Towards a new Road Safety Action Plan for London: 2020

Closed 31 Oct 2012

Opened 20 Jul 2012

Results updated 22 Jul 2013

A total of 92 responses were received in response to consultation. Thank you to all who provided us with comments.

A summary of consultation responses and our response to issues raised can be found in the Consultation Report below.





Developing a London-wide Road Safety Action Plan is one of the proposals in the Mayor’s Transport Strategy (MTS). The Greater London Authority Act 1999 gives Transport for London (TfL) the power to prepare and carry out a programme of measures to promote safety on London’s roads, and to contribute to measures taken by other authorities. TfL also has a duty to carry out and act on road collision studies.

Progress to date

London has achieved substantial reductions in casualties and collisions over the last decade, including great success in reducing the number of people killed and seriously injured and the number of people sustaining slight injuries.

The previous casualty reduction targets had an end date of 2010. By this date, the number of people killed or seriously injured in road traffic collisions in the Capital had fallen by 57 per cent, the number of reported slight injuries had fallen by 33 per cent, and the number of children killed or seriously injured had fallen by 73 per cent compared to the 1994-8 baseline. This meant that 3,798 fewer people were killed or seriously injured on London’s roads and 12,994 fewer slight injuries were reported in 2010 compared to the baseline years. Casualty reduction targets for cyclists and powered two-wheeler users, however, were not met. This largely reflected the increased use of these modes.

While progress continued to be made in reducing killed and seriously injured casualties in 2011, 2,805 people were killed or seriously injured on London’s roads. Pedal cycle and pedestrian killed and seriously injured casualties increased by 22 per cent and 7 per cent respectively between 2010 and 2011. This underlines the fact that if future improvements are to be achieved, a strengthened commitment will be needed from all stakeholders and resources will need to be deployed to maximum effect. Road safety practitioners need to be flexible and innovative to continue reducing casualties on London’s roads.

Looking ahead

Looking to the future, this Action Plan proposes to establish a new target to reduce the number of people killed or seriously injured in London by 40 per cent by 2020. The proposed new target for London will be based on the aim of reducing killed and seriously injured casualties from a baseline of the 2005–9 average. This is challenging but achievable, and will help to focus action for TfL and other stakeholders. Achieving this casualty reduction target would result in the number of killed and seriously injured casualties falling from 3,627 to 2,176 by 2020.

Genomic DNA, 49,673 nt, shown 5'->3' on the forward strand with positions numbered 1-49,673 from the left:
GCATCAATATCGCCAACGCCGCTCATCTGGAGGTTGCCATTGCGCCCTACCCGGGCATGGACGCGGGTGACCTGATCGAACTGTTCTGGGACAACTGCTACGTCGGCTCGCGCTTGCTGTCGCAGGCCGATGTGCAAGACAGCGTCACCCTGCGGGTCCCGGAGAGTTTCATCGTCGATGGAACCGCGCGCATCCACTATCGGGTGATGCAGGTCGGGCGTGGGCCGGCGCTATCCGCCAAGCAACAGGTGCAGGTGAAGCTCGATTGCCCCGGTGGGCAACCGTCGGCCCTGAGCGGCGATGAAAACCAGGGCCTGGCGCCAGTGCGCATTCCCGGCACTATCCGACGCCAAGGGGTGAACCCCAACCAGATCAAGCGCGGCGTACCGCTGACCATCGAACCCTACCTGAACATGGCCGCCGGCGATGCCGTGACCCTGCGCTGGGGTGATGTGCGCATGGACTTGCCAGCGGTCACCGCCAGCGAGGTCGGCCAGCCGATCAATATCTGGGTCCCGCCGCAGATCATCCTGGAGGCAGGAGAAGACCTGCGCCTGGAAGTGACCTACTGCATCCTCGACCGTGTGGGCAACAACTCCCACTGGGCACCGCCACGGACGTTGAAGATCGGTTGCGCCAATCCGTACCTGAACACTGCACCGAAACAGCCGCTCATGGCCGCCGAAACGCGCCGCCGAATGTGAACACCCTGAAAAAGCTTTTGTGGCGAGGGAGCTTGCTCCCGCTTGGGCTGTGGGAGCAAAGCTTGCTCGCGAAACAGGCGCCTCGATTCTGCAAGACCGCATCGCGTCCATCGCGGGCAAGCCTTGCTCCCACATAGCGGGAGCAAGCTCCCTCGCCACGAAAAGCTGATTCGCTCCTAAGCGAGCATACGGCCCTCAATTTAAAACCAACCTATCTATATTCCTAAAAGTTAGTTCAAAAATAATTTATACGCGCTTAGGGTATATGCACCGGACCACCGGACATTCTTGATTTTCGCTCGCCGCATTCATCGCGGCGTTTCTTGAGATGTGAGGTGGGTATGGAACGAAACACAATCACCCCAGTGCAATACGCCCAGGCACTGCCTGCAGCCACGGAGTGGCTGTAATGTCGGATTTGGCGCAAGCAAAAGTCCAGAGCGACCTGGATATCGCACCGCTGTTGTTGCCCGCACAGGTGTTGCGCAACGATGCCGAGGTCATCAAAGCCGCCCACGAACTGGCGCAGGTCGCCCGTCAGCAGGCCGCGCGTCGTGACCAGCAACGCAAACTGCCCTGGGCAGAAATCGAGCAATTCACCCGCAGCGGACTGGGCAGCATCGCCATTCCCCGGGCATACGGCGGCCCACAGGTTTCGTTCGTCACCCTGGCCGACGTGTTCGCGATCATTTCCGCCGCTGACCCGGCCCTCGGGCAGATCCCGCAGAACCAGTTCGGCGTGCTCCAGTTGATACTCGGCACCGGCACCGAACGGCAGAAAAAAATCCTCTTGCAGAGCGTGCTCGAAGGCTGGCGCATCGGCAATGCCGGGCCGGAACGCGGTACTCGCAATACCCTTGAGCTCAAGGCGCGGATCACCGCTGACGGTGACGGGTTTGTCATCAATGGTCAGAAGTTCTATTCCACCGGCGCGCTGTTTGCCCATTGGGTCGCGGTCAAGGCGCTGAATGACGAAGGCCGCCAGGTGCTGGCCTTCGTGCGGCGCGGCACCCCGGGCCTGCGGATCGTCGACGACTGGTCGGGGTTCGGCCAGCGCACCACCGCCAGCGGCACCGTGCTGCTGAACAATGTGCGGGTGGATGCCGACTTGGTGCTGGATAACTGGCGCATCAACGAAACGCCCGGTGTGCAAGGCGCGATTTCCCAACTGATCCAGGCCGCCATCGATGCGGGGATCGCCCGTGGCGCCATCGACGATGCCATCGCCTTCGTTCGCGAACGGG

The consultation document proposes 70 actions designed to reduce road casualties and to improve perceptions of road safety in London. The actions are described in three broad groups: actions protecting specific road users; actions that reduce risk, and actions that support delivery.

The ‘Towards a Road Safety Action Plan for London: 2020’ document

This consultation document rests on the principle of successful partnership working. It is vital that TfL and its stakeholders collaborate to implement road safety initiatives to reduce further the number of killed or seriously injured casualties occurring on London’s roads. With continuing pressures on financial resources, it is vital that TfL’s road safety programmes provide value for money and that we work even more closely with partners, who share the same objective. We need to ensure that we share resources as well as knowledge and continue to look for innovative ways to take advantage of wider economic and technological developments.


  • Barking & Dagenham
  • Barnet
  • Bexley
  • Brent
  • Bromley
  • Camden
  • City of London
  • Croydon
  • Ealing
  • Enfield
  • Greenwich
  • Hackney
  • Hammersmith & Fulham
  • Haringey
  • Harrow
  • Havering
  • Hillingdon
  • Hounslow
  • Islington
  • Kensington & Chelsea
  • Kingston upon Thames
  • Lambeth
  • Lewisham
  • Merton
  • Newham
  • Redbridge
  • Richmond upon Thames
  • Southwark
  • Sutton
  • Tower Hamlets
  • Waltham Forest
  • Wandsworth
  • Westminster


  • Public
  • Stakeholders
  • Local residents
  • Local businesses
  • Schools
  • London Boroughs
  • Coach Operators